But because the drum roll for their first big football day in the new Páirc Uí Chaoimh has been no louder than the tapping of fingers on a table. And that makes this feel like a bit of a trap.

I went to Cork's game against Tipperary and they look a different beast this year. In my view, Cork simply haven't had their act together in recent years. So much so Kerry have been getting a virtual free pass in Munster, albeit they were lucky to force a replay in 2015.

Anyway, I have a specific memory of Ronan McCarthy as a player and it's something I see mirrored now in his management of the Cork team.

In '99, we played them in the Páirc on a horrible, wet day. Having lost to Kildare the year before, the pressure was on. Now Maurice Fitz was arguably the best player in the country at the time and, on his day, unmarkable. McCarthy? He was just this big, tough corner-back who took no prisoners. It shouldn't have been a serious contest. But, I swear to God, he blotted Maurice completely out of the game.

And he did it by whatever means were needed, plenty of off-the-ball stuff, a lot that was ruthless and unscrupulous even. But that's who and what he was - an enforcer offering no apologies. And I like that in him.

It's precisely the temperament that Cork footballers have lacked in recent years. A bit of badness, even madness maybe. McCarthy's given them a bit of an edge, but there's a lot of thinking going into what he's doing now too. He won a county title with Carbery and it's clear he's a tactically astute operator. So Kerry will under-estimate this fella at their peril.

Trust me, that's not an effort to start blowing smoke up Cork behinds. Anybody who thinks it is needs to wake up. Because Cork have been under-achieving for years and McCarthy knows it. Yet we got a glimpse of what they could be last season against Mayo. That's the problem. Cork are about as consistent as an Irish summer.

My view is that a lot of that has been to do with appointing the wrong people. It seems to me that Cork GAA has put more thought into building the new 'Páirc' in recent years than in having a football team fit to grace the field. That's the attitude that's jumped out at me. The football job? Any takers? The man at the back? Sound, any other business?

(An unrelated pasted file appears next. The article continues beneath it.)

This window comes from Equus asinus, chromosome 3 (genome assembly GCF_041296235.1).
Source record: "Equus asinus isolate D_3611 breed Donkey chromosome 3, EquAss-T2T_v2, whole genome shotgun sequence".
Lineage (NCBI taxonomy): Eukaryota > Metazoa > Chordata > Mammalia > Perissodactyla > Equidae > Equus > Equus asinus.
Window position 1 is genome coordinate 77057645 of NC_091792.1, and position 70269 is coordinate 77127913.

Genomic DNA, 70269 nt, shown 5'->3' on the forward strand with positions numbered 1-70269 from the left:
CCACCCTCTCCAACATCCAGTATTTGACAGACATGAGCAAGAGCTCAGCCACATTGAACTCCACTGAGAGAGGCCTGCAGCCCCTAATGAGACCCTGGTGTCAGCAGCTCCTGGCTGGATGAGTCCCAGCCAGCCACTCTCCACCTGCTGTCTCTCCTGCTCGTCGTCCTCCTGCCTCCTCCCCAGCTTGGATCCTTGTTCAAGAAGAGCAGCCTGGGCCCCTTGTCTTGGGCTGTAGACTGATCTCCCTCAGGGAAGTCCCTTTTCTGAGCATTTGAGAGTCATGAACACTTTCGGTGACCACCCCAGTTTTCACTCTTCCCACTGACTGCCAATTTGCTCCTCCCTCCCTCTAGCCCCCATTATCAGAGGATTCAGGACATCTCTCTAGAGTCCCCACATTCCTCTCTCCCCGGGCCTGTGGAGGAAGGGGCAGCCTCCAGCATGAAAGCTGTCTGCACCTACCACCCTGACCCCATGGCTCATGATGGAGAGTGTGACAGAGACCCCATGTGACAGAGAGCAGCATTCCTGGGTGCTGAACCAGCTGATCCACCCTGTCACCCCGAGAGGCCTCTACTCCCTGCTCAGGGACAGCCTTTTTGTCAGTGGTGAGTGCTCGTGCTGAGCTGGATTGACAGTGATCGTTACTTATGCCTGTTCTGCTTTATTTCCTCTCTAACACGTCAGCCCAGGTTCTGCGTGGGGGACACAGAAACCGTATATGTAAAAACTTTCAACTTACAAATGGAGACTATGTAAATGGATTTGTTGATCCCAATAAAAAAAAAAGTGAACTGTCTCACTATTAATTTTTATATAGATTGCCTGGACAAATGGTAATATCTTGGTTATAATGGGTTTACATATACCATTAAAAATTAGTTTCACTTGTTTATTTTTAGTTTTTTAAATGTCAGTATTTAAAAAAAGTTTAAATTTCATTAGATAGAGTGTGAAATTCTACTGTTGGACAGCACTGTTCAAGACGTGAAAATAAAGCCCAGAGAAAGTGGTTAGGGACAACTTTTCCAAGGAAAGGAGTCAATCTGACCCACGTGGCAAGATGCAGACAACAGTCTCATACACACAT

So Cork footballers have lacked an edge because they've lacked direction. But that's changing. Which is why I believe that, if Kerry have any complacency here, a rude awakening will be coming our way.

There's a lot of history on that site and Cork will be determined to honour it. And you know something? I hope they do. I honestly hope that they give Kerry a bucket-full of it, make them earn this title.

Because we've two managers here who understand what Kerry v Cork is all about. Two men who have that edge.

And Cork GAA is on a high at the moment, their hurlers unbeaten in maybe the most competitive Munster Championship we've ever seen. Now the pressure is on the footballers to join the party.

Jim McGuinness wasn't joking when he said the one county outside his own that he'd love to manage was Cork. The raw material is there. You don't have to be a rocket-scientist to see that.

Now I still think there's a chance Kerry could squeeze the life out of them this evening, but, if they don't, this promises to be a real mental test for Eamonn Fitz and his team. The total opposite of the Clare game. I mean what if Geaney or Murphy or Moran don't measure up? Or if Kerry's seven first-year championship players aren't up to speed? Then it'll be a tough day at the office, but that's precisely why every Kerry player should now relish the challenge.